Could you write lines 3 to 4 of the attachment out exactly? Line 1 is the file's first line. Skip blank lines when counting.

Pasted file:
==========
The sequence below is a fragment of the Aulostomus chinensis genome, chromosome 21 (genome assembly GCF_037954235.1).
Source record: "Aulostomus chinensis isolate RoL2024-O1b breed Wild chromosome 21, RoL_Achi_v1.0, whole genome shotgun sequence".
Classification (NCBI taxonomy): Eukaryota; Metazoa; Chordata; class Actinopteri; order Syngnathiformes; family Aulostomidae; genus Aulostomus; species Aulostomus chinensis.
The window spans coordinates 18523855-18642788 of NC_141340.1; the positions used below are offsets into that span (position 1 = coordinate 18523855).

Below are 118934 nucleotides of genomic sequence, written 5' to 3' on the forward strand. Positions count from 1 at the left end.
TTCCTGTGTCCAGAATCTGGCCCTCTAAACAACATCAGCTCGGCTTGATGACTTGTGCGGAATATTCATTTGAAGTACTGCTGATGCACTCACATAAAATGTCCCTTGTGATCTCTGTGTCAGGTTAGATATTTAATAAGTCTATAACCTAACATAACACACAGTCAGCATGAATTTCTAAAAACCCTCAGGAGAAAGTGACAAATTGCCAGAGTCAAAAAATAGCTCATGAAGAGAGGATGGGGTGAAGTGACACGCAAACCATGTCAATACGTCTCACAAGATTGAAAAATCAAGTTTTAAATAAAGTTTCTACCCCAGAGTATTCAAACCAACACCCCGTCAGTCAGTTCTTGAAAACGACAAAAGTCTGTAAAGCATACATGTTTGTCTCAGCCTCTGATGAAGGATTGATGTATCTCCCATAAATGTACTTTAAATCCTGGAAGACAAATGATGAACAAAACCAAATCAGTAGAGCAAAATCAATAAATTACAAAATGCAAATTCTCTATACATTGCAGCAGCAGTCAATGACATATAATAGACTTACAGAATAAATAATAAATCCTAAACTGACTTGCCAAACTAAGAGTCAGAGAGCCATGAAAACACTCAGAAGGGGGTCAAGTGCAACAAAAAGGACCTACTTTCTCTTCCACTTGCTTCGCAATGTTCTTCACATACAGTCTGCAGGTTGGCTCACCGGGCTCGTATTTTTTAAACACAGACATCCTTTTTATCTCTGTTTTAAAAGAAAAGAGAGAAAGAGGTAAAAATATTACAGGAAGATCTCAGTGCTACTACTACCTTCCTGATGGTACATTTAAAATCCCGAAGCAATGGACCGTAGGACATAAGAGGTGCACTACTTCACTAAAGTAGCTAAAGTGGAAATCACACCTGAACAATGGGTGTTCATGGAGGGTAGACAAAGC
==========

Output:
Classification (NCBI taxonomy): Eukaryota; Metazoa; Chordata; class Actinopteri; order Syngnathiformes; family Aulostomidae; genus Aulostomus; species Aulostomus chinensis.
The window spans coordinates 18523855-18642788 of NC_141340.1; the positions used below are offsets into that span (position 1 = coordinate 18523855).